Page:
My head hurts! On Sunday, the rain finally cleared and it turned into an incredible day here in Austin, TX. I don't think that I am alone in saying that I tried my darnedest to make up for lost time over the past 24 hours and experience the outdoor craziness that is SXSW.
At one point in the evening, I was actually kidnapped by some very lovely people in the Bongo Party Bus, whose ultimate destination was Cedar Street Courtyard for the Foursquare party. It all gets a bit hazy after that, although I am pretty sure that a pedi-cab ride took place!
So please forgive me if my SXSW closing thoughts are a bit incoherent. I am doing my best to make some sense of the past four days.
Why every brand should be here
Each year, there is a lot of internal debate amongst our clients if they should or should not participate in SXSW. The most common reason brands cite for not participating is the glut of brands already present. The common thinking is that it is just too difficult to rise above all of the white noise, so why bother doing anything at all?
After finally attending SXSW myself, I have come to see that this rationale is short sighted and incorrect. Technology is no longer a vertical. It pervades every industry and every element of our lives. As such, all companies are in some way, shape, or form technology companies, and we are all technologists. Technology and modern living pervade every element of SXSW. It isn't a trade show in the classic sense, which is inherently spectatorial. It is truly a participatory experience where technology is front and center. It is the only place where you never have to be “ashamed” if you like to meticulously take pictures of your food to post online (I had the most amazing fried milk desert at Uchiko last night), or take a moment to “check in” at each and every stop of your day (I am the proud recipient of the 4sq Crawl badge), because everyone you meet here feels exactly the same way!
It is true that there are an overwhelming number of brands present, and I am sure that I completely missed many of them. But that doesn't mean that thousands of other people missed them, too. Just seeing brand signage around was interesting to me. I was unable to attend Evite's party, but I saw the sign outside. I didn't go into Ask.com's space, but I saw it from the street. I appreciated that they were present and accounted for even if I personally didn't get to experience them directly. Simply put, if you are a brand and aren't here, then you don't feel relevant to today's technology consumer.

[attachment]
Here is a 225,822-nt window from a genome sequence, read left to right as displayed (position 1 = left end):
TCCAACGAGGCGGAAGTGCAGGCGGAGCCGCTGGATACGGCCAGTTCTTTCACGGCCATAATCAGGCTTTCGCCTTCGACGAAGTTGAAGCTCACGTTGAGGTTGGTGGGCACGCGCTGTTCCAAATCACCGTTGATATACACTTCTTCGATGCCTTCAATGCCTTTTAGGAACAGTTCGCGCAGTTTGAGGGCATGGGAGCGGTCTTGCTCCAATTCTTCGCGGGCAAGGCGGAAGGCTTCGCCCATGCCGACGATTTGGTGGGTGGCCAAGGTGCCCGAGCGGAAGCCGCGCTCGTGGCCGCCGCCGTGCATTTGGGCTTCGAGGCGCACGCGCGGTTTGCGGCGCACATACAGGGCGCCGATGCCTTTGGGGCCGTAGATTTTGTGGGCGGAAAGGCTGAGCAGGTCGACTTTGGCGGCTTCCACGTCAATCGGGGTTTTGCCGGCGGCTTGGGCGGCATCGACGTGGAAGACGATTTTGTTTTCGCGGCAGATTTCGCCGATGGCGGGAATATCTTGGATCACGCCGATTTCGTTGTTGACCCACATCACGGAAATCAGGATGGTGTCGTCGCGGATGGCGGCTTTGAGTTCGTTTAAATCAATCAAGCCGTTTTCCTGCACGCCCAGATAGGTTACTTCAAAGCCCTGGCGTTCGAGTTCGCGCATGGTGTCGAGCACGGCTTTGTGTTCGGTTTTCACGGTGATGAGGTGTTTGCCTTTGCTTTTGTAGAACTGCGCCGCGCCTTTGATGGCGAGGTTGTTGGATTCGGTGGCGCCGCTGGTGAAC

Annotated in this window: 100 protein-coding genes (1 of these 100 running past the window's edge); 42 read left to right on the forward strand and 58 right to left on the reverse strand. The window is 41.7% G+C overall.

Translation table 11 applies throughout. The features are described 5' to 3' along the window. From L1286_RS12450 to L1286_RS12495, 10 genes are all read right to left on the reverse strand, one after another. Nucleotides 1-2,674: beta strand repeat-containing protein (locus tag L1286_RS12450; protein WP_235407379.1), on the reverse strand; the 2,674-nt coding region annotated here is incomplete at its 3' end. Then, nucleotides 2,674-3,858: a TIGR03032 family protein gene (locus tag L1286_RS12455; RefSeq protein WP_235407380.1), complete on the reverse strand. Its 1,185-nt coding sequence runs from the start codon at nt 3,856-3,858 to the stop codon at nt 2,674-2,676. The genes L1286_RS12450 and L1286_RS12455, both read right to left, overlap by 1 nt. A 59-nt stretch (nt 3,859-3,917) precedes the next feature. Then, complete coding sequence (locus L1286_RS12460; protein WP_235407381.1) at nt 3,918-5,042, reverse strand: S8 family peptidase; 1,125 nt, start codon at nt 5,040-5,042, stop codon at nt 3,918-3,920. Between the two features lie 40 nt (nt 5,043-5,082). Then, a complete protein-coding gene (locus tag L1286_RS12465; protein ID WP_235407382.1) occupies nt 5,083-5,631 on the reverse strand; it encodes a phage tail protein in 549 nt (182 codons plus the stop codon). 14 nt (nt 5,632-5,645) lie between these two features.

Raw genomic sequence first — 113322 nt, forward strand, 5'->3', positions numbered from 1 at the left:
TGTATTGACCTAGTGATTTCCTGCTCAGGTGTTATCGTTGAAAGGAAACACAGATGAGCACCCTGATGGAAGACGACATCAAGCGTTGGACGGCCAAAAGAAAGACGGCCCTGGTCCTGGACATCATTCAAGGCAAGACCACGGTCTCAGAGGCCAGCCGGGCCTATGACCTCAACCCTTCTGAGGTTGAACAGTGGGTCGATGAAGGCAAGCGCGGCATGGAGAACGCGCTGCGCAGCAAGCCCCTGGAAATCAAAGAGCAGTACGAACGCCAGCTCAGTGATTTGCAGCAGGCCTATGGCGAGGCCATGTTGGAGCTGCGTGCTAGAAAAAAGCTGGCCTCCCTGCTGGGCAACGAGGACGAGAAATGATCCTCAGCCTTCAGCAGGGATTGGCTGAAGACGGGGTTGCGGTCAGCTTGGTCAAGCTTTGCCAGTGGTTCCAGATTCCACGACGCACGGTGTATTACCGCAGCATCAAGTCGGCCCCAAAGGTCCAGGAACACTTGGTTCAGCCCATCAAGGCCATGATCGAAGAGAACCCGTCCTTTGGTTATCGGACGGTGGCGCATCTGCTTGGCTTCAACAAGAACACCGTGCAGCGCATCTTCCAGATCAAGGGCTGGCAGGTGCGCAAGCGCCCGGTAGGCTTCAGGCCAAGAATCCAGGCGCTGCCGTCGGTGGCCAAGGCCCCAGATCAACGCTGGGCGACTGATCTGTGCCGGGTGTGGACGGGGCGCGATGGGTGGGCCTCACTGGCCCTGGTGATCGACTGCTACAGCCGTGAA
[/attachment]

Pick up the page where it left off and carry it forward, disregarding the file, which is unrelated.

The big marketing winners
In my opinion, the big marketing winners this year were American Express*, Chevrolet, and CNN. Granted, each of these brands spent significant time and resources, but I believe that it really paid off for all them.
The American Express brand was ubiquitous throughout the week with a whole host of relevant programs, including a partnership with Twitter, an expanded Foursquare integration (it also co-sponsored the Foursquare party), as well as tonight's Amex Sync Show Presenting Jay-Z. Two thousand lucky winners received free tickets to tonight's intimate show at Austin City Limits. All they had to do was have a SXSW badge, sync their American Express cards, and show up at a pre-determined place and time to pick up their tickets. I personally got so caught up in it all that I rushed over there to get my ticket, not realizing that I am leaving this afternoon. So if anyone wants my ticket, please let me know ASAP!
Equally present was Chevrolet. Specially marked vehicles provided free rides to SXSW events and venues. I personally used the benefit one morning when I was racing over to catch a 9:30 am panel. In addition, Chevrolet sponsored the Volt Recharge Lounge at the Convention Center - the Chevy Volt is an electric car and the lounge was a place to charge your electric devices — clever, right? It also sponsored the Chevrolet Sound Garage on E. 6th Street, creating a lounge by day and music venue by night. Chevrolet also showcased its Chevy Sonic Boom concept car and facilitated test-drives for its Chevy Corvette Grand Sport Coupe and its Chevy Volt.